Delayed valentine: Worth waiting for?
At around the same time that I started high school, NASA’s Voyager 1 spacecraft blasted off on its journey to the outer planets. Thirteen years later and nearing the end of its planned primary mission, it turned its onboard cameras back toward the centre of our solar system. On February 14th, 1990, Voyager 1 took what is commonly known as the Pale Blue Dot image of Earth.
Since romance is never a high priority, except in the movies, the signals sending back the packages of information that made up the image could not be delivered until the following month. With a transit time of around five and a half hours, the images slowly accumulated as an array of Voyager’s last peek at its home before heading out to the farthest reaches of our solar system and beyond.
Pale Blue Dot and the solar system family portraits are the final photographs taken and submitted by Voyager 1. Computing power and data collection systems were reprogrammed for the onward mission at that point.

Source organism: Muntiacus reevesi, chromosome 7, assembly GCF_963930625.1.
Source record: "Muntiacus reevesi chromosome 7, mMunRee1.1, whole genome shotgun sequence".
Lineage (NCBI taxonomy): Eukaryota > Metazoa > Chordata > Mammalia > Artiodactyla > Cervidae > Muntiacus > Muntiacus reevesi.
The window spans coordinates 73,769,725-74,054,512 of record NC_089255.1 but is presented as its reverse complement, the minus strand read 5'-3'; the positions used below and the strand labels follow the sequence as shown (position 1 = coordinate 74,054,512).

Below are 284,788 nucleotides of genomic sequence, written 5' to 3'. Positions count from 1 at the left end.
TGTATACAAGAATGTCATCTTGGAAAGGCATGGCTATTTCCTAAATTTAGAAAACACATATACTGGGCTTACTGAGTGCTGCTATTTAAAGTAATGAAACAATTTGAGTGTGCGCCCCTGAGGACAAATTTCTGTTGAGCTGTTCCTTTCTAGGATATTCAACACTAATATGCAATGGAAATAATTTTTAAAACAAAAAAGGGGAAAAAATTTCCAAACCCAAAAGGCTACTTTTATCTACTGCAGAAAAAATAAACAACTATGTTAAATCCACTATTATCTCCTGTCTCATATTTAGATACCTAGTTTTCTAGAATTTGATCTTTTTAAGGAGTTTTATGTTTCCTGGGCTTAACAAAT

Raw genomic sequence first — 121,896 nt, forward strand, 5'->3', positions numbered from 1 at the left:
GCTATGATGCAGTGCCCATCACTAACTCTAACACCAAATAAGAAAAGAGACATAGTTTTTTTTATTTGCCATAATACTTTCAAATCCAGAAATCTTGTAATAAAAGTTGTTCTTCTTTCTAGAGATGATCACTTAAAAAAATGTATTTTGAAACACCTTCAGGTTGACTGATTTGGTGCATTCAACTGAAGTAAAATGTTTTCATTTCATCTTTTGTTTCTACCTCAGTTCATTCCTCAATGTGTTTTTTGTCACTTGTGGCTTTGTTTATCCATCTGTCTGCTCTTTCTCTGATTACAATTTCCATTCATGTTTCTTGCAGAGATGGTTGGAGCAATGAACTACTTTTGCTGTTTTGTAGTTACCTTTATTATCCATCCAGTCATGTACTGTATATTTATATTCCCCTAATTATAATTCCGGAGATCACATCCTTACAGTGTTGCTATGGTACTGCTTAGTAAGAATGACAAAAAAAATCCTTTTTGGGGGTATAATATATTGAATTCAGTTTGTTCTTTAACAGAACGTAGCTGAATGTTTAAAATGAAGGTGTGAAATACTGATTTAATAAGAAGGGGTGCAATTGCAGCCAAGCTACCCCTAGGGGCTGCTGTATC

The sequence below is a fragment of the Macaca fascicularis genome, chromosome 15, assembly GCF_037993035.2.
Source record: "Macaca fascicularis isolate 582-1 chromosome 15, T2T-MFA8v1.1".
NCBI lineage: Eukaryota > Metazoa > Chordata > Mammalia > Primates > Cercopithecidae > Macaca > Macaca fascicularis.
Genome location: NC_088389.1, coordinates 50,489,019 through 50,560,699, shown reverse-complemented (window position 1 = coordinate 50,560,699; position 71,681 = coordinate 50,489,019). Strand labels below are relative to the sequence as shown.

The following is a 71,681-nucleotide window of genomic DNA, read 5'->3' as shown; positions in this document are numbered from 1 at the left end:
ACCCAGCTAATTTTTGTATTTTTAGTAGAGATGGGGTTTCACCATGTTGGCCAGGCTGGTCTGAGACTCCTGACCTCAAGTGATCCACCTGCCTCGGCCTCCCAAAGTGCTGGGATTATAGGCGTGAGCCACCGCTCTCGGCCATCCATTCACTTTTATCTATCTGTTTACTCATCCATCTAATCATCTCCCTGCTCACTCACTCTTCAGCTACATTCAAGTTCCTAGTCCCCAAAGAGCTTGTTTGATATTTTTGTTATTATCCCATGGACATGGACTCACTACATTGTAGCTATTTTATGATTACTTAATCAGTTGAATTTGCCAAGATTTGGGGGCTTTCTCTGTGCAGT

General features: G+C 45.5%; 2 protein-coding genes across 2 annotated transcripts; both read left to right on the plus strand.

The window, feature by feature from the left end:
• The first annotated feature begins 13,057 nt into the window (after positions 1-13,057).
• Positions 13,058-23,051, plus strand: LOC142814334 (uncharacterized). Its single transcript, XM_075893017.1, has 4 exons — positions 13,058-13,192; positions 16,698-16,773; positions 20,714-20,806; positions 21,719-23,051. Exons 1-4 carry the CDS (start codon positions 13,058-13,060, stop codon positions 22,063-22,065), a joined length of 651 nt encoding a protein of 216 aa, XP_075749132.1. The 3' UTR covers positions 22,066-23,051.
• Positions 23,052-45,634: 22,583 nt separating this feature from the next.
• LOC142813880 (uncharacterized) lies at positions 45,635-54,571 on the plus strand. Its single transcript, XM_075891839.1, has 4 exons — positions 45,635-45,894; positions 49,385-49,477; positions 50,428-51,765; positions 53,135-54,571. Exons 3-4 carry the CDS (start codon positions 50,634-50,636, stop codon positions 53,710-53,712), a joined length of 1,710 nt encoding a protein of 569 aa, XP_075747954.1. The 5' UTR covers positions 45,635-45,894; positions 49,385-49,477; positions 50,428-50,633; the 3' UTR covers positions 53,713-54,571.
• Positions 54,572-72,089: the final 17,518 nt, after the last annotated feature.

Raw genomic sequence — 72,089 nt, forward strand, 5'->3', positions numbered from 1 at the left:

Distance can indeed make the heart grow fonder. Both Voyagers (Voyager 2 launched a couple of weeks before 1) are farther away from the Sun than Pluto, and are either in interstellar space (Voyager 1) or about to make that transition. Both still transmit data, and both are still lovingly cared for by a team at NASA that sends regular maintenance and mission updates via the Deep Space Network.
In my opinion, Pale Blue Dot is one of the coolest and most romantic Valentine’s Day gifts ever. Sent 25 years ago, without emotion, from a collection of wire, metal and chips at the distant edges of our solar system…it arrived late, but it got here, hopefully just in time.